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    ACDA: Experience the Music Online!

    Thousands of choral directors are gathered this week in in Chicago for the 2011 American Choral Directors Association National Conference.

    There are many opportunities that have attendees enthusiastic about the conference this year:  amazing performances and intriguing sessions to attend, networking and socializing opportunities with other directors, and access to a vibrant exhibit hall where directors and the companies that serve them come together for idea exchanges on a grand scale.   Members of the Pepper team are here as well, of course, and this year, as the sponsor of the Repertoire and Standards Reading Sessions, we have something special for you.

    Whether you are able to be in  Chicago or not, you can still experience the music from the event.  When you visit jwpepper.com/acda you will be able to listen to and see music selected for the 13 different Repertoire and Standards sessions.  We post as much music and recording as the publisher allows.   In most cases, full-length recordings and octavos are available for you.  You can even bookmark or type notes about the music, and refer to those any time you wish.  There is much work done by the ACDA committee members throughout the country to bring these works to light, and we’re happy to provide this free service to highlight their work.  As this service is exclusive for Pepper customers, we will ask you to log in to use ACDA Online.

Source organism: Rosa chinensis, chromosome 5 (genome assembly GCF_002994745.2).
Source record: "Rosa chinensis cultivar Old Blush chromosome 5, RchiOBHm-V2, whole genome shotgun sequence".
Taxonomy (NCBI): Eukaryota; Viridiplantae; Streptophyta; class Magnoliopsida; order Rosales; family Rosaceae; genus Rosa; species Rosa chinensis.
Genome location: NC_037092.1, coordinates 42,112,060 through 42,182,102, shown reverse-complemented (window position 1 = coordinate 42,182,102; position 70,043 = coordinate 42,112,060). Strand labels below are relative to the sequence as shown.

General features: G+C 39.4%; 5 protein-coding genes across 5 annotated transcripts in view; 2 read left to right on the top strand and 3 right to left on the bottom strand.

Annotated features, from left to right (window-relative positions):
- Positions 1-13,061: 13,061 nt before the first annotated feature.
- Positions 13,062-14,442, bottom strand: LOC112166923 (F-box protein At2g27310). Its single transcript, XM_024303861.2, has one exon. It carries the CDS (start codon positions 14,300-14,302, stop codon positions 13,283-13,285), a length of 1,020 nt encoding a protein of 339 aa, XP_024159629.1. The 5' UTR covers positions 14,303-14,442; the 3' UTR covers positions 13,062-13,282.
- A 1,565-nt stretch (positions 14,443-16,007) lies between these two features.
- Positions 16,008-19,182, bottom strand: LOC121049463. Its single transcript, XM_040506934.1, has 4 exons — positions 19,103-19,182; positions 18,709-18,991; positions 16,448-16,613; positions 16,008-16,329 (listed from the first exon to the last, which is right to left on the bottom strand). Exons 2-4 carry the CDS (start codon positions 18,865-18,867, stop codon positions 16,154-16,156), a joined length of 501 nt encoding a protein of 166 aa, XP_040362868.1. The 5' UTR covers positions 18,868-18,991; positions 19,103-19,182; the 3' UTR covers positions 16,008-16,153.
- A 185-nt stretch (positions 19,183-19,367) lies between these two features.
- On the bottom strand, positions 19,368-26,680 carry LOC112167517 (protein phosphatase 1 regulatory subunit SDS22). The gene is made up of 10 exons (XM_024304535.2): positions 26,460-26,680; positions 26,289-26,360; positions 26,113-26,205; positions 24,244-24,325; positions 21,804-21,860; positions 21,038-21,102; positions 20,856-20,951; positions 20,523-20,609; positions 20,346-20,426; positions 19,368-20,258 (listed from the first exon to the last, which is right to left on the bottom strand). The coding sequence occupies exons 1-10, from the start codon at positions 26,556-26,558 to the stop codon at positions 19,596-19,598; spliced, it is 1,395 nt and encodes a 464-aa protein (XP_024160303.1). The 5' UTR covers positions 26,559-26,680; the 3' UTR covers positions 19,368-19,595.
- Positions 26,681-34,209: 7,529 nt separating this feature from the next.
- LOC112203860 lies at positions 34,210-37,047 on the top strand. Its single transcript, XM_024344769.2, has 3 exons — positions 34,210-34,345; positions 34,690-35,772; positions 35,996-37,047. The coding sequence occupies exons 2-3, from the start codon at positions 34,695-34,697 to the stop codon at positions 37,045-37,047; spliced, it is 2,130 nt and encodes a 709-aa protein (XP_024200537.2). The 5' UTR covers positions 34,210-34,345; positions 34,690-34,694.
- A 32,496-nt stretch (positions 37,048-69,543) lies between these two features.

In addition to the Repertoire and Standards session music, some publishers will also make music featured in their sessions available after the conference.  We welcome you to come experience the music.   We wish you could all make it to Chicago, but if you can’t, we invite you to visit   jwpepper.com/acda to experience the music from the conference.

    We hope you enjoy ACDA Online!



    1. I thank you for providing this service! I was at the ACDA Conference, but could only attend 4 of the reading sessions, and I was interested in MANY more. This allows me to see and hear the music from the other sessions, and I am grateful.

      Just one note: In the college/university reading session, I attempted to listen to “My Flight to Heaven” and instead, Palestrina’s “Sicut Cervus” was the piece on the sound track. Can you fix this? I would very much like to hear “My Flight to Heaven!”

      Chuck Livesay

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